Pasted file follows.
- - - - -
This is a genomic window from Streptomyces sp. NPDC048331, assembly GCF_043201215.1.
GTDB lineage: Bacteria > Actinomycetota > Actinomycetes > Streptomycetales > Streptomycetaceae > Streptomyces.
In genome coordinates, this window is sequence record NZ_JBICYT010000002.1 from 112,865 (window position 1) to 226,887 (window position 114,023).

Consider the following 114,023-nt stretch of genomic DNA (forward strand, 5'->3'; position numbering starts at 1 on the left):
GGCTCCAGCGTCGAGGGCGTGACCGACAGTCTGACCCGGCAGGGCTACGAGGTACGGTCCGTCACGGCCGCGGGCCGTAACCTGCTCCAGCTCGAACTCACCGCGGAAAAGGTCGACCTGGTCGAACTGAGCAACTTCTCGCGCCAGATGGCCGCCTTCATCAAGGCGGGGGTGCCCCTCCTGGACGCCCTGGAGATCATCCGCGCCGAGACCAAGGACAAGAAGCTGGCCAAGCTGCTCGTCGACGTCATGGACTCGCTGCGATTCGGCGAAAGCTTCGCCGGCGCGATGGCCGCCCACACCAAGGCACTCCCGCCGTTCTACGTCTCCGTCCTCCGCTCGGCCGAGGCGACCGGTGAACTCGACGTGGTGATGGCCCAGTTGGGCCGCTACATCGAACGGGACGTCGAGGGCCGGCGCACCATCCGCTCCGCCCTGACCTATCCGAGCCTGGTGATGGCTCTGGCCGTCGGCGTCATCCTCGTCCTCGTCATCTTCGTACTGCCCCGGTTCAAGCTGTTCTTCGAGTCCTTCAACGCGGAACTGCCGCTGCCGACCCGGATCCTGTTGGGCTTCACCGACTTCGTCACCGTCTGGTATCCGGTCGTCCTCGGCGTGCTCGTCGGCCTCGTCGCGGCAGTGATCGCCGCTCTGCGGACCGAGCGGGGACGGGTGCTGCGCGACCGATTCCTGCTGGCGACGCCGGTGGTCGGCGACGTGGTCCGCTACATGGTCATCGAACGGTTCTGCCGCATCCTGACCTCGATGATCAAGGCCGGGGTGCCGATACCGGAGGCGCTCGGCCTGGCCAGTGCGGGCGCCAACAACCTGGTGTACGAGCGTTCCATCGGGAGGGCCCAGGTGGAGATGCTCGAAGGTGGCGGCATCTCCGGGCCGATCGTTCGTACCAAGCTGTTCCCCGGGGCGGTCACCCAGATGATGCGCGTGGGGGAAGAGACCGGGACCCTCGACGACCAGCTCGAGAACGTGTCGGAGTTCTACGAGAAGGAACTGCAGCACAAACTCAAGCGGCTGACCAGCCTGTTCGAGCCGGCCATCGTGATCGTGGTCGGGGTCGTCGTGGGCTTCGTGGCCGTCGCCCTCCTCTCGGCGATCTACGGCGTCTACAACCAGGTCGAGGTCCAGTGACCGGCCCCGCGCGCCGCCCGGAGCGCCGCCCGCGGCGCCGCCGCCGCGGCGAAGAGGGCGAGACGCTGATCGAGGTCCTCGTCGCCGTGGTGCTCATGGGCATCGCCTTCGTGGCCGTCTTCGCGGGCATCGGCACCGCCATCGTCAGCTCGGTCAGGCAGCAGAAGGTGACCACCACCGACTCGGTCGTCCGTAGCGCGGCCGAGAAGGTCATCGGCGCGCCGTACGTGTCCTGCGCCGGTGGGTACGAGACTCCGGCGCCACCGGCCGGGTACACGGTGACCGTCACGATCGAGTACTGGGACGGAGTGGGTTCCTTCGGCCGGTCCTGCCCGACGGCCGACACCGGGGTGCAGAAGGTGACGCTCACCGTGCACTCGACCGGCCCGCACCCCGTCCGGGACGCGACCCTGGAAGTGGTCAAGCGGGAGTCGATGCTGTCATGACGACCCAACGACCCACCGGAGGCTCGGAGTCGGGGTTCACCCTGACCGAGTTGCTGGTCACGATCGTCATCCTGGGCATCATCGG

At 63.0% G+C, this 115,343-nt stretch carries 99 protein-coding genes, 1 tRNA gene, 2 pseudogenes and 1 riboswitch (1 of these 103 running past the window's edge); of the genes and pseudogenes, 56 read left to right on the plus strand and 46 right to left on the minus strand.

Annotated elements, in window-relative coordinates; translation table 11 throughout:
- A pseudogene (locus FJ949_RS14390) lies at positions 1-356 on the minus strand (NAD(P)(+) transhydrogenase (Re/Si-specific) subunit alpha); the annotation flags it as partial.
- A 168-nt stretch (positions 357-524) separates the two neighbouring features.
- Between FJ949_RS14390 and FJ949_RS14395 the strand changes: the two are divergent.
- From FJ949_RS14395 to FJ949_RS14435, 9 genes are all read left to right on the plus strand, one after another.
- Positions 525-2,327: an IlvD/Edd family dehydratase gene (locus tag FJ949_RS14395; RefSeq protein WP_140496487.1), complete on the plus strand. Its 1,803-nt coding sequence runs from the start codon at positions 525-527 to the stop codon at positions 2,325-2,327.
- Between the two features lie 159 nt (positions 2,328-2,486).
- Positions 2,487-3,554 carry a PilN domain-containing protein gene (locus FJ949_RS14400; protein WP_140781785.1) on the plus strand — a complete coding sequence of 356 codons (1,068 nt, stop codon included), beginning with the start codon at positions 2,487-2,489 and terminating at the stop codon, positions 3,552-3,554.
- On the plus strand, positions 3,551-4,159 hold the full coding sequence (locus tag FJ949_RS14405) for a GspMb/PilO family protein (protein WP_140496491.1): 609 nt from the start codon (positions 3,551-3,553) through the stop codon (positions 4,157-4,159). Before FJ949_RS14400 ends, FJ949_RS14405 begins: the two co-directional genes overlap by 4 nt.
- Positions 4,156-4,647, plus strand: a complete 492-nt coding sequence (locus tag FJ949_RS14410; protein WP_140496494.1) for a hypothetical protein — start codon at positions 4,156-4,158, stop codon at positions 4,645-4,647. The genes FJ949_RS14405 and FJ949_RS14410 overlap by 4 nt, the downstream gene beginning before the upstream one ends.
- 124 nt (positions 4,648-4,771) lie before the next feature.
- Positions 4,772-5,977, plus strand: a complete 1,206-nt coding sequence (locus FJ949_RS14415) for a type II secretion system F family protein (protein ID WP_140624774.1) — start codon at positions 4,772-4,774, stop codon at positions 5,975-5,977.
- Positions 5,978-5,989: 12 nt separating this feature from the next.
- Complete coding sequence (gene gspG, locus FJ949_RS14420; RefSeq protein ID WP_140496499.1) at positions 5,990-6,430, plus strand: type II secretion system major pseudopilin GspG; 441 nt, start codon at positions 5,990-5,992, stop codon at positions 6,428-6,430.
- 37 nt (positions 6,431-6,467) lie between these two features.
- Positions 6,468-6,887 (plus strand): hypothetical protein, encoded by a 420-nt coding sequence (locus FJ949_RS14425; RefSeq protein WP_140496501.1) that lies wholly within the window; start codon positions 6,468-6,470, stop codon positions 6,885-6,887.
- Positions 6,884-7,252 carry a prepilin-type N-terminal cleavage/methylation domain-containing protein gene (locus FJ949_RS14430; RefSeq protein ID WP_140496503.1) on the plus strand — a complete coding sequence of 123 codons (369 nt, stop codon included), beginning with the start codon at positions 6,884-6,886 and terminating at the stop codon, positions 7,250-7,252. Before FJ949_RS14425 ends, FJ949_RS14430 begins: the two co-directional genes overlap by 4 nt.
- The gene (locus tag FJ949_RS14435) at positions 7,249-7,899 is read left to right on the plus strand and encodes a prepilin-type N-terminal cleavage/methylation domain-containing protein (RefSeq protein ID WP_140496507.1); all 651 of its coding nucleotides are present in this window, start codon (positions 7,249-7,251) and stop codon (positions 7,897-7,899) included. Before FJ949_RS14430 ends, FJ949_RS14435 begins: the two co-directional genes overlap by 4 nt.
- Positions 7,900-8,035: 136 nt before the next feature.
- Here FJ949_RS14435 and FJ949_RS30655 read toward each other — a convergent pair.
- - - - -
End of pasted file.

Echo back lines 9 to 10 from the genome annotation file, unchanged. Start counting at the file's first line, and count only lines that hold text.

- A 168-nt stretch (positions 357-524) separates the two neighbouring features.
- Between FJ949_RS14390 and FJ949_RS14395 the strand changes: the two are divergent.